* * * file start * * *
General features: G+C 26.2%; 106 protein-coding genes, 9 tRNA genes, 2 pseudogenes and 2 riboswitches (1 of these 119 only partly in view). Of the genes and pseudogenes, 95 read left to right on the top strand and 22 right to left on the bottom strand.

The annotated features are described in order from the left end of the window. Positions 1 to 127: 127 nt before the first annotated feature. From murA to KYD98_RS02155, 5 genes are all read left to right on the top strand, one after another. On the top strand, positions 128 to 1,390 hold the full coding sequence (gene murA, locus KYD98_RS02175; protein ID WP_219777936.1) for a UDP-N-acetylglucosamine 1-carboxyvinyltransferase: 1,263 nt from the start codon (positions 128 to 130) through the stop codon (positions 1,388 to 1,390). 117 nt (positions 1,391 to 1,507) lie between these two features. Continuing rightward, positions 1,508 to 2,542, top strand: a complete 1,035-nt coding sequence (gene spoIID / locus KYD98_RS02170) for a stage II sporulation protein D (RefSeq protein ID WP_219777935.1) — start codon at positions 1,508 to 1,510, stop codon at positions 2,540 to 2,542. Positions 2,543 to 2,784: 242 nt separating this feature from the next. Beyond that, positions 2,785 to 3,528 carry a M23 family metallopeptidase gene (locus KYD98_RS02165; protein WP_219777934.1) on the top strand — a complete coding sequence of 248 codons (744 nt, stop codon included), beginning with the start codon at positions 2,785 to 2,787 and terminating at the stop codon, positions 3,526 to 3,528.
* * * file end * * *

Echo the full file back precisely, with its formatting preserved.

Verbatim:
General features: G+C 26.2%; 106 protein-coding genes, 9 tRNA genes, 2 pseudogenes and 2 riboswitches (1 of these 119 only partly in view). Of the genes and pseudogenes, 95 read left to right on the top strand and 22 right to left on the bottom strand.

The annotated features are described in order from the left end of the window. Positions 1 to 127: 127 nt before the first annotated feature. From murA to KYD98_RS02155, 5 genes are all read left to right on the top strand, one after another. On the top strand, positions 128 to 1,390 hold the full coding sequence (gene murA, locus KYD98_RS02175; protein ID WP_219777936.1) for a UDP-N-acetylglucosamine 1-carboxyvinyltransferase: 1,263 nt from the start codon (positions 128 to 130) through the stop codon (positions 1,388 to 1,390). 117 nt (positions 1,391 to 1,507) lie between these two features. Continuing rightward, positions 1,508 to 2,542, top strand: a complete 1,035-nt coding sequence (gene spoIID / locus KYD98_RS02170) for a stage II sporulation protein D (RefSeq protein ID WP_219777935.1) — start codon at positions 1,508 to 1,510, stop codon at positions 2,540 to 2,542. Positions 2,543 to 2,784: 242 nt separating this feature from the next. Beyond that, positions 2,785 to 3,528 carry a M23 family metallopeptidase gene (locus KYD98_RS02165; protein WP_219777934.1) on the top strand — a complete coding sequence of 248 codons (744 nt, stop codon included), beginning with the start codon at positions 2,785 to 2,787 and terminating at the stop codon, positions 3,526 to 3,528.